Reusable Bags Now
It is time for La Cañada Flintridge to join our surrounding communities and move to reusable bags. We should do this not only for environmental reasons but for cost savings as well.
All the communities around us have done it. The County did it over two years ago. Glendale and Montrose began on July 1; L.A. City passed their ordinance in June and will implement it next January. Thirty percent of California and two-thirds of L.A. County are now covered with ordinances that ban plastic carryout bags.
The environmental problems with plastic bags are that they are light and blow around, and that they degrade very slowly. As a result they contribute to the litter on our streets and freeways and around the Scholl Canyon landfill. They also get into our storm drains, the L.A. River, and end up on our beaches. They have caused harm to over 200 different species of marine animals, and small children still suffocate from time to time.
And how about money? The plastic and paper bags that are currently used by our big stores are not free. The cost (estimated to be $18 to $30 per person per year) is built into the price of our food. Those of us already using reusable bags still have to pay for the bags we are not using. And a recent National Resources Defense Council study of 95 cities showed that Californians are paying almost $500 million per year to clean up litter and trash. La Cañada Flintridge estimates about $150,000/year for street sweeping and storm drain clean out. L.A. County pays about $23 million per year, and that is included in our property tax bills. So there is money to be saved at the individual, city and county levels.
These ordinances apply to the big grocery stores and pharmacies, and later to convenience stores. These stores are not opposed to it, and would prefer to have consistency across various communities. Our city is proud of being a Tree City. We now have the opportunity to help clean up our streets and to develop our reputation as a green city. Please contact your city council members and urge them to pass the Reusable Bag Ordinance.
In the meantime, we can all voluntarily use reusable bags and refuse plastic bags when they are pushed on us at the big stores.
R. Rhoads (Rody) Stephenson
Holding Council Members Accountable
Struggling families and small businesses will have to deal with the new reality of the Glendale City Council calling for a 30% electrical rate increase compounded over the next five years. Never mentioned within the ordinance was the 7% Utility User Tax, future de-coupling charges or green fuel technology that will actually bring the rate increase to about 70%. Explanation of de-coupling charges or green fuel technology was somehow swept under the table by the city manager and council members.
Not spoken about was “pay to play politics” as the reason for the needed rate increases and protection of city unions, at any cost. Recently, at city council, a speaker stated that Councilwoman Laura Friedman had received about $12,000 from the city unions. Friedman replied, to the speaker, that she did not as city campaign laws limit $1,000 per union and there are only four city unions and not 12.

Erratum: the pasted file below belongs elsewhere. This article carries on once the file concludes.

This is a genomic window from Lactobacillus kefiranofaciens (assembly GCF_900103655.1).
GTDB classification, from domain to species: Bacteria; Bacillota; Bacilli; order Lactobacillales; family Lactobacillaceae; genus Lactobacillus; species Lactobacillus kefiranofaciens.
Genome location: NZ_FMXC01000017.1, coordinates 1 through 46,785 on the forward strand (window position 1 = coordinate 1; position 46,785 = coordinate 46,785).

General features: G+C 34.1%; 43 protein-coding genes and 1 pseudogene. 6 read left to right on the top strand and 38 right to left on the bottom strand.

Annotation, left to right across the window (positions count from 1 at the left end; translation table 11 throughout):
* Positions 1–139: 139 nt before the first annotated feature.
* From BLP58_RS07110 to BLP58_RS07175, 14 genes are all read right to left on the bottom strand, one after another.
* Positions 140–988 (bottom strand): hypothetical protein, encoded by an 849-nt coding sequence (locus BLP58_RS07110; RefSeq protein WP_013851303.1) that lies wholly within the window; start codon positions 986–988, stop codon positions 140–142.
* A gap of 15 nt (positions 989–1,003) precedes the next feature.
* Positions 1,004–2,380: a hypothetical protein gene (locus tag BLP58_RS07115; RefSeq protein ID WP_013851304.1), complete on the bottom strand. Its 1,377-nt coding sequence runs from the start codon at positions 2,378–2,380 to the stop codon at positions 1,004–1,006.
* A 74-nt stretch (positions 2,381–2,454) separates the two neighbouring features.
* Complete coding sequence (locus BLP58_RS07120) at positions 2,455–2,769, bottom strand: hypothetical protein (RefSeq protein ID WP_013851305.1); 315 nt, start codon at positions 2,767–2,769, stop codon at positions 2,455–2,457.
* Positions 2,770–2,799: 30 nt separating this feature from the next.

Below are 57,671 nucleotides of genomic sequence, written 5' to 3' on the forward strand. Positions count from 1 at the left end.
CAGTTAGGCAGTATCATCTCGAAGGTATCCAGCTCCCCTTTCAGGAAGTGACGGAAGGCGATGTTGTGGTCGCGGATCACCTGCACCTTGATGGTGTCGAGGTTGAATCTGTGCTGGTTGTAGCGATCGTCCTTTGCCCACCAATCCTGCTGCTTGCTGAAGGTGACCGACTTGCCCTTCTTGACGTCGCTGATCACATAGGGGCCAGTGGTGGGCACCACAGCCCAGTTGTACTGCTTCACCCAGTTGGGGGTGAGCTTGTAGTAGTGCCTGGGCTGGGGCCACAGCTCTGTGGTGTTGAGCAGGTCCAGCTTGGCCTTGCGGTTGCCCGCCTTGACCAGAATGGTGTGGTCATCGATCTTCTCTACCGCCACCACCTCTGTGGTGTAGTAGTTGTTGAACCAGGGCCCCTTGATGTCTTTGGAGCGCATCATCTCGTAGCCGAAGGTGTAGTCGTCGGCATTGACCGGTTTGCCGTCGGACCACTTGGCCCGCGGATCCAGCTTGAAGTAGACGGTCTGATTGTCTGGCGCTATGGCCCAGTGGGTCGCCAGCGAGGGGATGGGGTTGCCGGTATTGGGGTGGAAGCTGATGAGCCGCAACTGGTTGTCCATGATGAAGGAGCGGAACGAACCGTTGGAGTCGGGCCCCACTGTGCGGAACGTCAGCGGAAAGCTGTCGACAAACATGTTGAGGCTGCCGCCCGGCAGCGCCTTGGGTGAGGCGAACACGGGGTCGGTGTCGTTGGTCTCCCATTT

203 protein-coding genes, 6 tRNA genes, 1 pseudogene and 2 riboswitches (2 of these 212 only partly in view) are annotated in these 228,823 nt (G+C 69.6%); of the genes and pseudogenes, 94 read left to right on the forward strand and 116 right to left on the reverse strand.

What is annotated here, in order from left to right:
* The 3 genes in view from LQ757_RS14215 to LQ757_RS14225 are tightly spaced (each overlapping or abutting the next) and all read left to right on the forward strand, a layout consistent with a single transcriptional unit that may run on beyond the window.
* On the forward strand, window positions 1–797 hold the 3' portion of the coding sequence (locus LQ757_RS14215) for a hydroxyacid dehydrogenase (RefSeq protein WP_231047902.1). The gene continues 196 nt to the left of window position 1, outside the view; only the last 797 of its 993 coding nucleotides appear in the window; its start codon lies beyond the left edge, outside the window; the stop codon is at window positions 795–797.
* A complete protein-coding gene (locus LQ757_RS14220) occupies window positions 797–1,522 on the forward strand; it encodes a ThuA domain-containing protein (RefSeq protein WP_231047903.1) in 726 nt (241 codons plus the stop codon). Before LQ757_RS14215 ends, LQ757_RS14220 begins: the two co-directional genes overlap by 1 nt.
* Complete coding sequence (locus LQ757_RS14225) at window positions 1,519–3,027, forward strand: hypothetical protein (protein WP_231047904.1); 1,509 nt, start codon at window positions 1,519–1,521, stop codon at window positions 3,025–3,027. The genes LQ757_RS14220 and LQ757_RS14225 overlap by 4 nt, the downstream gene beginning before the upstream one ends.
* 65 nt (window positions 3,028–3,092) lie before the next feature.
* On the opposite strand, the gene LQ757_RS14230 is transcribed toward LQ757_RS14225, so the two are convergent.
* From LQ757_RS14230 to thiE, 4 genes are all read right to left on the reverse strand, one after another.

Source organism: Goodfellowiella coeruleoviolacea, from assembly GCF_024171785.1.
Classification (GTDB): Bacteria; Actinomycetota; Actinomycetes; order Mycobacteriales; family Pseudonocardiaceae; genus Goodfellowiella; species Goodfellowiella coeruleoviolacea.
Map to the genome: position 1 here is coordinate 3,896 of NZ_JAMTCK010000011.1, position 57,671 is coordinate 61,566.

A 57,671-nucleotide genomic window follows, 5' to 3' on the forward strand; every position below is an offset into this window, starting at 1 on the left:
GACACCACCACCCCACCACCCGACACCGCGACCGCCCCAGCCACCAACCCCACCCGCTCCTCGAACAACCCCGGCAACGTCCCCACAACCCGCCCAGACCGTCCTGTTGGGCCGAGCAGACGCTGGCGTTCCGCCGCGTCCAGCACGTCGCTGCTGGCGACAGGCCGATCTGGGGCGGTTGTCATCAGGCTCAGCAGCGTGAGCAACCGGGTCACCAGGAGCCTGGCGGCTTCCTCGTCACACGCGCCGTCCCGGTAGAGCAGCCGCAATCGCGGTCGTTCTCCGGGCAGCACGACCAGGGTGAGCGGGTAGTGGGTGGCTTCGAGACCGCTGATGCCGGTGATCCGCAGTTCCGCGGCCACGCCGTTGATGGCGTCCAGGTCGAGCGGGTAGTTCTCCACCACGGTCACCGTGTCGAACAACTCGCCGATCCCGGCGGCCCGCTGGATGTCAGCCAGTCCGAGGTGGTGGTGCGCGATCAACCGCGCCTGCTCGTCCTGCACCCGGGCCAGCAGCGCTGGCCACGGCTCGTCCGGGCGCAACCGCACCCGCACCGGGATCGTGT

The following week, the same speaker did a Power Point presentation using city documents showing Councilwoman Friedman had received over $18,000 in campaign contributions from three city unions: Glendale Fire Association $12,000; Glendale Police Association $5,000; and Glendale Managers Association $1,000. Mrs. Friedman replied by flippantly saying to Councilman Najarian that she had received about $4,000 more than he did from the city unions. Councilwoman Friedman added she was very proud of the campaign contributions from the unions.
Again, the same speaker came before the council and stated that incumbent candidates Friedman and Najarian never told the public in their political mailers or at the different candidate forums that they were going to raise electrical rates. Mrs. Friedman replied that there was going to be a small electrical rate increase. Why was Councilman Najarian silent on this discussion?
Last year our new city manager and GWP manager told the rate payers they needed either a 14.7% or 17.4% rate increase in order to maintain the utility infrastructure. Is 30% considered a small rate increase?
Let me put my cards on the table right off. I am in favor of decriminalizing drug use – any drug use. The only laws to which I would agree would be those that deal with doing something “bad” while “under the influence” just like currently exist for drinking and driving and perhaps another one establishing a minimum age. This would bring marijuana in line with other current drugs on the market that are legal yet with some limitations/rules for the young.
We’ve tried criminalizing drugs. It only drives producers to neighboring countries. Criminalizing is expensive in many ways: by distracting police from more serious crimes; by overcrowding of jails for minor offenses; by using our military to go after drug cartels and intercepting illicit shipments; by militarizing out borders; and by lost possible tax revenue. Imagine a new source of (sin) tax revenue that we could certainly use these days!